In a Nov. 13 Wall Street Journal article, the two said that since Europe and the U.S. have accepted millions who fled earlier wars, they should also welcome Gaza refugees. Danon and Ben-Bara noted that although Hamas won the 2006 elections in Gaza and took control of the area from the Palestinian Authority the following year, the militant group already claimed to be no longer responsible for the people living there. They added that despite a United Nations resolution calling for an "immediate, durable and sustained humanitarian truce" and demanding that all parties allow the "continuous, sufficient and unhindered" provision of essential supplies and services into the enclave, these did not do anything tangible to help the residents.
"It is imperative that the international community explore potential solutions to help civilians caught in the crisis," the duo said in the WSJ entry, emphasizing the idea that countries accept limited numbers of Gazan families who have expressed a desire to relocate. "Countries can accomplish this by creating well-structured and internationally coordinated relocation programs. Members of the international community can collaborate to provide one-time financial-support packages to Gazans interested in moving to help with relocation costs and to ease refugees’ acclimation to their new communities," they added, pointing to Europe, which has a long history of assisting refugees fleeing conflicts.
They cited the former Yugoslavia war that displaced millions, mostly from Bosnia and Herzegovina as well as the Kosovo war as examples. "Germany, Austria and Sweden accepted large numbers," they said of the Yugoslavian conflict. Meanwhile, hundreds of thousands of Kosovar Albanians fled to neighboring Albania and the country now called North Macedonia. "Germany, the U.K. and the U.S. also accepted refugees," they added. The two went on to mention Germany, Sweden and France providing refuge to Syrians since the civil war started in 2011. Between 2015 and 2016, Germany alone admitted more than 1.2 million refugees and asylum-seekers, about a quarter of whom were Syrian.
The Israeli political figures insisted that for the war they are waging with Hamas, the international community should have a moral obligation and take this as an opportunity to "demonstrate compassion, help the people of Gaza move toward a more prosperous future and work together to achieve greater peace and stability in the Middle East."
Danon is a senior Likud member of the Knesset who previously served as ambassador to the United Nations. Likud is a hard-right Israeli party that is thoroughly opposed to the establishment of a two-state solution with the Palestinians. Ben-Barak is a Knesset member of the Yesh Atid party, a centrist Israeli party. He previously served as a deputy director of the Mossad from 2009 to 2011.
According to the United Nations Office for the Coordination of Humanitarian Affairs (OCHA), more than 1.4 million people have been displaced inside Gaza since war erupted after Hamas militants attacked Israel on Oct 7.
To date, President Joe Biden has not announced any policies for taking in Palestinian refugees in the country. "Right now…the focus is on getting humanitarian assistance in and trying to work on some measure of safe passage out," National Security Council spokesman John Kirby said back in October when asked whether some refugees from Gaza should come to the United States. But as early as now, several politicians have called to block Palestinians from coming to the U.S. over terrorism fears. Hamas is considered a terrorist group by the US, the European Union and Israel. (Related: You're paying for the Israel war. You'll also pay for the refugees.)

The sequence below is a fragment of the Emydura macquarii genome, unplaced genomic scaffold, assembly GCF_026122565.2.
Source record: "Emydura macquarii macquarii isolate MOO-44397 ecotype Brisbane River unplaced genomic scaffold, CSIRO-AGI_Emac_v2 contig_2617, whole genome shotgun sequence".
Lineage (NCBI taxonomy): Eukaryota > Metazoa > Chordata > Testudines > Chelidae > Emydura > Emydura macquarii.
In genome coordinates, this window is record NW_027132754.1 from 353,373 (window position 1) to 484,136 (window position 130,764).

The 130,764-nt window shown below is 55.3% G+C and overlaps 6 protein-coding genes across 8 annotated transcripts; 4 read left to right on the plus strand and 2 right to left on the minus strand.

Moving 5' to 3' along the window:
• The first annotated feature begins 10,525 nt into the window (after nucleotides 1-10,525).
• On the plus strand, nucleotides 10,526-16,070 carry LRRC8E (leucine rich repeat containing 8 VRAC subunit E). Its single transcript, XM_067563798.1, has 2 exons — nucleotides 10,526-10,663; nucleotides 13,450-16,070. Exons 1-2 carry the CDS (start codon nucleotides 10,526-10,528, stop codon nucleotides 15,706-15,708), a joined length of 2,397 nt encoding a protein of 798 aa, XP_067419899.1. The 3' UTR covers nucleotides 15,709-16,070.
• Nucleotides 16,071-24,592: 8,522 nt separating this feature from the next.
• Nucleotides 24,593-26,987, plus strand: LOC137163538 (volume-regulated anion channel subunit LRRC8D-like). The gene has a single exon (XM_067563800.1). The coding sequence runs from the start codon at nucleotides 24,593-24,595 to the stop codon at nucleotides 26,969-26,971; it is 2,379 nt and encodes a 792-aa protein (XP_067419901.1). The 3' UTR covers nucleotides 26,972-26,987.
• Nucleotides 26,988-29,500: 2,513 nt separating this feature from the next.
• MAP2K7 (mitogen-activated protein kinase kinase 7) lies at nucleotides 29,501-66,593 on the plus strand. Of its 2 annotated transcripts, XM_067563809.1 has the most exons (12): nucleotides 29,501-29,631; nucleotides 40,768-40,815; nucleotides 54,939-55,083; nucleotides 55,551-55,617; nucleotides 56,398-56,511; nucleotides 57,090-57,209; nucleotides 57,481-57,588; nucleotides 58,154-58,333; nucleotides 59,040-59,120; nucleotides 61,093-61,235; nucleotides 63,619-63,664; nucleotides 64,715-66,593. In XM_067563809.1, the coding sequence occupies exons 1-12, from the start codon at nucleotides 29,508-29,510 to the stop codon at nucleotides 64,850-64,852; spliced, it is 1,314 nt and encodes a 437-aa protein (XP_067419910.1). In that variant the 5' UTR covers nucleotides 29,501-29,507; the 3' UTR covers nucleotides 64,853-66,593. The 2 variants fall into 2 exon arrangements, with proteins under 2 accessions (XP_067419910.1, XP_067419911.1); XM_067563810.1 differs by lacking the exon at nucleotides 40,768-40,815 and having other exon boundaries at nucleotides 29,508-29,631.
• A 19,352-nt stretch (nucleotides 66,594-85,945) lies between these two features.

Former president and Biden's top presidential contender Donald Trump vowed in his Iowa visit last month to bar refugees from Gaza. He also suggested in an online post that "The same people that raided Israel are pouring into our once beautiful U.S.A., through our TOTALLY OPEN SOUTHERN BORDER."
Moreover, another presidential hopeful, Florida Gov. Ron DeSantis said that the U.S. should not take in any Palestinian refugees fleeing Gaza because they "are all antisemitic." Former South Carolina Governor Nikki Haley, who was also Trump's ex-ambassador to the United Nations, countered that "America has always been sympathetic to the fact that you can separate civilians from terrorists." Never Back Down, DeSantis' super PAC is running an ad implying Haley is soft on allowing refugees into the country, which the Haley campaign rebuts as "false." Some Republican lawmakers have even introduced bills dubbed the "GAZA Act," with the letters of the Palestinian territory's name standing for: "Guaranteeing Aggressors Zero Admission."
On the other hand, former Vice President Mike Pence suggested taking them in but prioritizing women and children, while South Carolina Sen. Tim Scott endorsed the country turning away Gaza refugees because authorities will be unable to determine "who is safe to bring in and who's not."
Meanwhile, Sunil Varghese, policy director of the International Refugee Assistance Project, called such proposed measures xenophobic and added that they fail to acknowledge that it would be impossible for the refugees to come to the United States. "There's no way to get out of Gaza. There's no safe way to get out of the region. … Civilians in Gaza are stuck there under continuing bombardment. Egypt is not opening its borders. Israel is not opening its borders. … Even Palestinian Americans cannot get out," Varghese insisted.
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